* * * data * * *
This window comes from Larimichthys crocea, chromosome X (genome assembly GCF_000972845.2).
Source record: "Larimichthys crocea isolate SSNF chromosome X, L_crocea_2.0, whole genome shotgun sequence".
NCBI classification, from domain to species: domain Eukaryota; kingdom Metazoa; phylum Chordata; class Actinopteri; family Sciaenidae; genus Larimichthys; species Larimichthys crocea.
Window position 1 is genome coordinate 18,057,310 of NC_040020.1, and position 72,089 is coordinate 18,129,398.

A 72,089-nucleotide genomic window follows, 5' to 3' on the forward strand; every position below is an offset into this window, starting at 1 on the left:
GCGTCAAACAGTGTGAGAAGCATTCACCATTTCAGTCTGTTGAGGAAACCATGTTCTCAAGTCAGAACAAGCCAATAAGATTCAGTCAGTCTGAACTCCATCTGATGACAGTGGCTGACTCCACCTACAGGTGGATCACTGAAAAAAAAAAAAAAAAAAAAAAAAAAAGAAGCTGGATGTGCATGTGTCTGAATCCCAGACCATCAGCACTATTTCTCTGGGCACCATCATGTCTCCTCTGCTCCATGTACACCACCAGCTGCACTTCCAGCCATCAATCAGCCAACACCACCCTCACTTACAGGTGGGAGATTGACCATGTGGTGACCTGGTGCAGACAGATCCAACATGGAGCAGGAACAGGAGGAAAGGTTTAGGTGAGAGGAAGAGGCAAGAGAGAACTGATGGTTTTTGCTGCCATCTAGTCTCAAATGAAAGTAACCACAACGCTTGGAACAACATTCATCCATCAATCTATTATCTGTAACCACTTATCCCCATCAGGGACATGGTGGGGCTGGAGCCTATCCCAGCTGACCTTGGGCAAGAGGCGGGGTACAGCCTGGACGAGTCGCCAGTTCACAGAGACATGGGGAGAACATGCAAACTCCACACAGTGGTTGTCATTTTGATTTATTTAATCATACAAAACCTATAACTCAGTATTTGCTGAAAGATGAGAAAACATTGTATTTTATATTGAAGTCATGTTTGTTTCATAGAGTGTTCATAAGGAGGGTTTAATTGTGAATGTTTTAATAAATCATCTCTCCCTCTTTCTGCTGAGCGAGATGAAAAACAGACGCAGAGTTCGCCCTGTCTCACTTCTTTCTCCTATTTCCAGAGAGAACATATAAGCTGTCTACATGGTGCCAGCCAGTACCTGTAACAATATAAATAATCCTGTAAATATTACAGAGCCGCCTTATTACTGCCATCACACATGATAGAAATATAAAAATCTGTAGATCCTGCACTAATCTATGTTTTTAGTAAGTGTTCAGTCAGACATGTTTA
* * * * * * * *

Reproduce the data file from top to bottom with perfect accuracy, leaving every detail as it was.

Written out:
This window comes from Larimichthys crocea, chromosome X (genome assembly GCF_000972845.2).
Source record: "Larimichthys crocea isolate SSNF chromosome X, L_crocea_2.0, whole genome shotgun sequence".
NCBI classification, from domain to species: domain Eukaryota; kingdom Metazoa; phylum Chordata; class Actinopteri; family Sciaenidae; genus Larimichthys; species Larimichthys crocea.
Window position 1 is genome coordinate 18,057,310 of NC_040020.1, and position 72,089 is coordinate 18,129,398.

A 72,089-nucleotide genomic window follows, 5' to 3' on the forward strand; every position below is an offset into this window, starting at 1 on the left:
GCGTCAAACAGTGTGAGAAGCATTCACCATTTCAGTCTGTTGAGGAAACCATGTTCTCAAGTCAGAACAAGCCAATAAGATTCAGTCAGTCTGAACTCCATCTGATGACAGTGGCTGACTCCACCTACAGGTGGATCACTGAAAAAAAAAAAAAAAAAAAAAAAAAAAGAAGCTGGATGTGCATGTGTCTGAATCCCAGACCATCAGCACTATTTCTCTGGGCACCATCATGTCTCCTCTGCTCCATGTACACCACCAGCTGCACTTCCAGCCATCAATCAGCCAACACCACCCTCACTTACAGGTGGGAGATTGACCATGTGGTGACCTGGTGCAGACAGATCCAACATGGAGCAGGAACAGGAGGAAAGGTTTAGGTGAGAGGAAGAGGCAAGAGAGAACTGATGGTTTTTGCTGCCATCTAGTCTCAAATGAAAGTAACCACAACGCTTGGAACAACATTCATCCATCAATCTATTATCTGTAACCACTTATCCCCATCAGGGACATGGTGGGGCTGGAGCCTATCCCAGCTGACCTTGGGCAAGAGGCGGGGTACAGCCTGGACGAGTCGCCAGTTCACAGAGACATGGGGAGAACATGCAAACTCCACACAGTGGTTGTCATTTTGATTTATTTAATCATACAAAACCTATAACTCAGTATTTGCTGAAAGATGAGAAAACATTGTATTTTATATTGAAGTCATGTTTGTTTCATAGAGTGTTCATAAGGAGGGTTTAATTGTGAATGTTTTAATAAATCATCTCTCCCTCTTTCTGCTGAGCGAGATGAAAAACAGACGCAGAGTTCGCCCTGTCTCACTTCTTTCTCCTATTTCCAGAGAGAACATATAAGCTGTCTACATGGTGCCAGCCAGTACCTGTAACAATATAAATAATCCTGTAAATATTACAGAGCCGCCTTATTACTGCCATCACACATGATAGAAATATAAAAATCTGTAGATCCTGCACTAATCTATGTTTTTAGTAAGTGTTCAGTCAGACATGTTTA